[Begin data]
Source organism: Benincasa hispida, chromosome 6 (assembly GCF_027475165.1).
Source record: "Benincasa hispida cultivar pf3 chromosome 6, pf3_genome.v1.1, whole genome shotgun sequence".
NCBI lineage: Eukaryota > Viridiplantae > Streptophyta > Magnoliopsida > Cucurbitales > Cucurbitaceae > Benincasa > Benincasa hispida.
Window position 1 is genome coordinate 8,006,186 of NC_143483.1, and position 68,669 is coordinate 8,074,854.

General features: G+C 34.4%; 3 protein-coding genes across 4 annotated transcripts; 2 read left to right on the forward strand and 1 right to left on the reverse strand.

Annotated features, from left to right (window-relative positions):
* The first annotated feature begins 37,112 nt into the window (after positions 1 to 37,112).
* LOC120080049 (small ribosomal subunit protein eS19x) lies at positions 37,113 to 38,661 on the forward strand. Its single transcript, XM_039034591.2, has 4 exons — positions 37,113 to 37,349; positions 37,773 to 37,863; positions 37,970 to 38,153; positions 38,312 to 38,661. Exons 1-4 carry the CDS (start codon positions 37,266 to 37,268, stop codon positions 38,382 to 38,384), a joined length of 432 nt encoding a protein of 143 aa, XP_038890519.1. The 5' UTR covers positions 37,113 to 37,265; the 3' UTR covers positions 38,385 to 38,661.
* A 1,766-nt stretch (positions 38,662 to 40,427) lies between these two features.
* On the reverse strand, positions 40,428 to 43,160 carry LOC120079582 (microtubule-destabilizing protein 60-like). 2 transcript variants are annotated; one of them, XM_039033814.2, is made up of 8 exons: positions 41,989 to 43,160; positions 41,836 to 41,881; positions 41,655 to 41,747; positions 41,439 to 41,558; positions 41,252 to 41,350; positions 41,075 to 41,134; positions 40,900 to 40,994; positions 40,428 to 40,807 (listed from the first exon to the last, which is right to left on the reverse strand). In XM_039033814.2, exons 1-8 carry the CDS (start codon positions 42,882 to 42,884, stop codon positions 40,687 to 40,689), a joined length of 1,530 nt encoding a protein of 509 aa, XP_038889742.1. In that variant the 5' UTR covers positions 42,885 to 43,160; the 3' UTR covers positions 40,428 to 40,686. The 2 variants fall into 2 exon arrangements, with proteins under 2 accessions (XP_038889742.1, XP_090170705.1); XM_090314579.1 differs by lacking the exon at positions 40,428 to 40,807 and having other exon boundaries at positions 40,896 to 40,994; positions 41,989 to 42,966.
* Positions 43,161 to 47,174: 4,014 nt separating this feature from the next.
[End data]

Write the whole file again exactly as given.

Source organism: Benincasa hispida, chromosome 6 (assembly GCF_027475165.1).
Source record: "Benincasa hispida cultivar pf3 chromosome 6, pf3_genome.v1.1, whole genome shotgun sequence".
NCBI lineage: Eukaryota > Viridiplantae > Streptophyta > Magnoliopsida > Cucurbitales > Cucurbitaceae > Benincasa > Benincasa hispida.
Window position 1 is genome coordinate 8,006,186 of NC_143483.1, and position 68,669 is coordinate 8,074,854.

General features: G+C 34.4%; 3 protein-coding genes across 4 annotated transcripts; 2 read left to right on the forward strand and 1 right to left on the reverse strand.

Annotated features, from left to right (window-relative positions):
* The first annotated feature begins 37,112 nt into the window (after positions 1 to 37,112).
* LOC120080049 (small ribosomal subunit protein eS19x) lies at positions 37,113 to 38,661 on the forward strand. Its single transcript, XM_039034591.2, has 4 exons — positions 37,113 to 37,349; positions 37,773 to 37,863; positions 37,970 to 38,153; positions 38,312 to 38,661. Exons 1-4 carry the CDS (start codon positions 37,266 to 37,268, stop codon positions 38,382 to 38,384), a joined length of 432 nt encoding a protein of 143 aa, XP_038890519.1. The 5' UTR covers positions 37,113 to 37,265; the 3' UTR covers positions 38,385 to 38,661.
* A 1,766-nt stretch (positions 38,662 to 40,427) lies between these two features.
* On the reverse strand, positions 40,428 to 43,160 carry LOC120079582 (microtubule-destabilizing protein 60-like). 2 transcript variants are annotated; one of them, XM_039033814.2, is made up of 8 exons: positions 41,989 to 43,160; positions 41,836 to 41,881; positions 41,655 to 41,747; positions 41,439 to 41,558; positions 41,252 to 41,350; positions 41,075 to 41,134; positions 40,900 to 40,994; positions 40,428 to 40,807 (listed from the first exon to the last, which is right to left on the reverse strand). In XM_039033814.2, exons 1-8 carry the CDS (start codon positions 42,882 to 42,884, stop codon positions 40,687 to 40,689), a joined length of 1,530 nt encoding a protein of 509 aa, XP_038889742.1. In that variant the 5' UTR covers positions 42,885 to 43,160; the 3' UTR covers positions 40,428 to 40,686. The 2 variants fall into 2 exon arrangements, with proteins under 2 accessions (XP_038889742.1, XP_090170705.1); XM_090314579.1 differs by lacking the exon at positions 40,428 to 40,807 and having other exon boundaries at positions 40,896 to 40,994; positions 41,989 to 42,966.
* Positions 43,161 to 47,174: 4,014 nt separating this feature from the next.